Whistleblower Awards under the Virginia Fraud Against Taxpayers Act
Virginia whistleblowers who come forward with useful information may be eligible to receive between 15 and 25 percent of the Commonwealth’s recovery. In cases where the Commonwealth of Virginia declines to intervene, the whistleblower can still pursue the case on their own and collect a reward. It is advisable to work with a nationally recognized qui tam law firm like Tycko & Zavareei LLP to maximize the chances of government intervention in your claim.
Virginia False Claims Statute of Limitations
A “statute of limitations” indicates the time allotted for filing a claim. Filing after its deadline could lead to the dismissal of your claim. The statute of limitations for false claims made against the Commonwealth of Virginia is threefold:
- No more than six years after the date on which the violation is committed
- No more than three years after the date when facts of the fraud become known or should have been known by the official of the Commonwealth who has responsibility to act in those circumstances
- No more than 10 years after the initial violation.
Between these deadlines, whichever occurs last in a particular case is considered to be the defining statute of limitations for that whistleblower. Once the last qualifier has passed, fraud may not be considered actionable under Virginia law.
Filing a Claim under the Virginia Fraud Against Taxpayers Act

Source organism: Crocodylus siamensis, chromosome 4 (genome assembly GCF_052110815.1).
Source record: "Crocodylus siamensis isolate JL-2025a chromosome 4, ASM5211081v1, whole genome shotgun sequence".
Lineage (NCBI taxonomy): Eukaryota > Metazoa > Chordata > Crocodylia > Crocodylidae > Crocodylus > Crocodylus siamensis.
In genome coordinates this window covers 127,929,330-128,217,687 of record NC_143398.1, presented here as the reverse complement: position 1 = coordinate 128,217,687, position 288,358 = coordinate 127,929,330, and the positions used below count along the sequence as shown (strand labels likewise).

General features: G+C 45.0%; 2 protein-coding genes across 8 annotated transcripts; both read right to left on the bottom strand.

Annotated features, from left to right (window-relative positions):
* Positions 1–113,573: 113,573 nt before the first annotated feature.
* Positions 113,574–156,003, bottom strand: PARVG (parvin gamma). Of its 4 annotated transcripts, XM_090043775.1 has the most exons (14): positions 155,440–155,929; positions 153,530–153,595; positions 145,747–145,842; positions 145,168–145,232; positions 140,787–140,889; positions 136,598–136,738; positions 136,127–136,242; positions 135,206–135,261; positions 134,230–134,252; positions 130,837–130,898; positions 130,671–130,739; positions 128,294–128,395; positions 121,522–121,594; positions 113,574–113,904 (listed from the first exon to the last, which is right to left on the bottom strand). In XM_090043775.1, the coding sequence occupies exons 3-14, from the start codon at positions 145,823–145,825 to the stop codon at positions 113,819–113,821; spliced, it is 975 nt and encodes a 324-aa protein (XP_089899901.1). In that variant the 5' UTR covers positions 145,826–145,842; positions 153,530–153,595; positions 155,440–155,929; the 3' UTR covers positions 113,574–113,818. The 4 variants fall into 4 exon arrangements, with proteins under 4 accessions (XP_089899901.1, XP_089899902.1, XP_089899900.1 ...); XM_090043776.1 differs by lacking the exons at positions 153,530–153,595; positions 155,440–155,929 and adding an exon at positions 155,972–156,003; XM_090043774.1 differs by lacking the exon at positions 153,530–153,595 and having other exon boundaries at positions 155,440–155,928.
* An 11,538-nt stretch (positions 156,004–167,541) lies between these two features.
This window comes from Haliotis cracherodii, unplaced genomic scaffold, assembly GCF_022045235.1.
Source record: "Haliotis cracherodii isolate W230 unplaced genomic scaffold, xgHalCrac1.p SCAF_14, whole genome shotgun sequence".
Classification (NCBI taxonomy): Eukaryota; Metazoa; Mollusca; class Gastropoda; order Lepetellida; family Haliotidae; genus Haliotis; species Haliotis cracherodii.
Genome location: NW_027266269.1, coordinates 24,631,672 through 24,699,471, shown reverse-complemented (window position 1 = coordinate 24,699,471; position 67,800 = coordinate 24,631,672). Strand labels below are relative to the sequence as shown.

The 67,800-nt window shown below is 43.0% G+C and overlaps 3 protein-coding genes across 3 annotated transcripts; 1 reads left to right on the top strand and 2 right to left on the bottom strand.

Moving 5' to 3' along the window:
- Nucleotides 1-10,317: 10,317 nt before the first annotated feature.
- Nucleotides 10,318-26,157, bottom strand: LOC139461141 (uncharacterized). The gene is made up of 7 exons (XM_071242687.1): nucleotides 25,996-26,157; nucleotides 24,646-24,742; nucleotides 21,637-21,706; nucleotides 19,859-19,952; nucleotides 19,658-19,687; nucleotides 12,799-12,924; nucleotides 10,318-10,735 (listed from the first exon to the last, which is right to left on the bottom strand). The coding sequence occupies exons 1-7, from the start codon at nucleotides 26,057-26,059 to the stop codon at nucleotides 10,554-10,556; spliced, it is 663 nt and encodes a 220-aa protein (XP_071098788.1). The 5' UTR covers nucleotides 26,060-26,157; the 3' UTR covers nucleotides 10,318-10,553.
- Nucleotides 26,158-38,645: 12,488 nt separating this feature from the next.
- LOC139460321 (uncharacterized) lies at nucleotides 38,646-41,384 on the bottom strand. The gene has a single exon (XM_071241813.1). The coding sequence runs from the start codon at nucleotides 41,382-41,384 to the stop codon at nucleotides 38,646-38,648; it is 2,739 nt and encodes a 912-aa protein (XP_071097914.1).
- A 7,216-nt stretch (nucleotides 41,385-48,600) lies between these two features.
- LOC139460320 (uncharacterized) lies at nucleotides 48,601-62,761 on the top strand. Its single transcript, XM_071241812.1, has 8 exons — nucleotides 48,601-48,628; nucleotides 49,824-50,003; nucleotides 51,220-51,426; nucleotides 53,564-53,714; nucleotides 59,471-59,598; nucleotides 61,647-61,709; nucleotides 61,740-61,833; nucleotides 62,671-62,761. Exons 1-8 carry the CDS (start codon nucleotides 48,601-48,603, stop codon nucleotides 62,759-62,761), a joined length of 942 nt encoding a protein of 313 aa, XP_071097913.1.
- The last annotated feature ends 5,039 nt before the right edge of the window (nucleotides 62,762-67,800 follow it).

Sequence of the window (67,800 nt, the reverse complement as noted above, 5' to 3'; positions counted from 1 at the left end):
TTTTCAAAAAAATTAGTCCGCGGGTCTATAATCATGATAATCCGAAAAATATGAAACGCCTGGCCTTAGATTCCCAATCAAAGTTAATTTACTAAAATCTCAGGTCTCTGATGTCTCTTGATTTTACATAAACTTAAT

If you believe you may qualify to become a Virginia whistleblower and report on fraud against state taxpayers, speak up as soon as possible. Once fraud in Virginia has been reported, it becomes ineligible for a whistleblower reward. Likewise, waiting to speak up may give your employer time to retaliate against you or destroy incriminating evidence.
To become a state whistleblower in Virginia, the following steps are recommended:
- Contact a whistleblower lawyer. Virginia qui tam law is a complex field involving certain limitations as well as the possibility for federal crossover. A professional qui tam attorney with experience in the field should be retained to handle your claim in order to secure the best possible outcome.
- Gather evidence. Evidence should always be collected in consultation with a qualified attorney, as certain kinds of proof may be illegal to take, or inadmissible in Virginia courts.
- File your complaint with the Commonwealth. The complaint will remain under seal for at least 120 days. The action may be dismissed only if the court and the Virginia Attorney General give written consent to the dismissal, as well as their reasons for supporting it. Working with a qui tam law firm for your claim ensures that your identity remains confidential for as long as possible—usually until after the initial investigation into your claim when the lawsuit is served to the defendant.
- Cooperate with the investigation. Cooperation is a key component to securing the highest possible whistleblower award in cases of fraud in Virginia.
- Collect your whistleblower award. Whistleblowers in Virginia may be able to receive anywhere from 15 to 25 percent of the State’s recovery in a successful qui tam claim.
If you need help understanding Virginia false claims law or filing your own whistleblower claim, contact the experts with Tycko & Zavareei LLP today. Our dedicated qui tam attorneys can help represent you in the process of recovering defrauded Virginia taxpayer funds.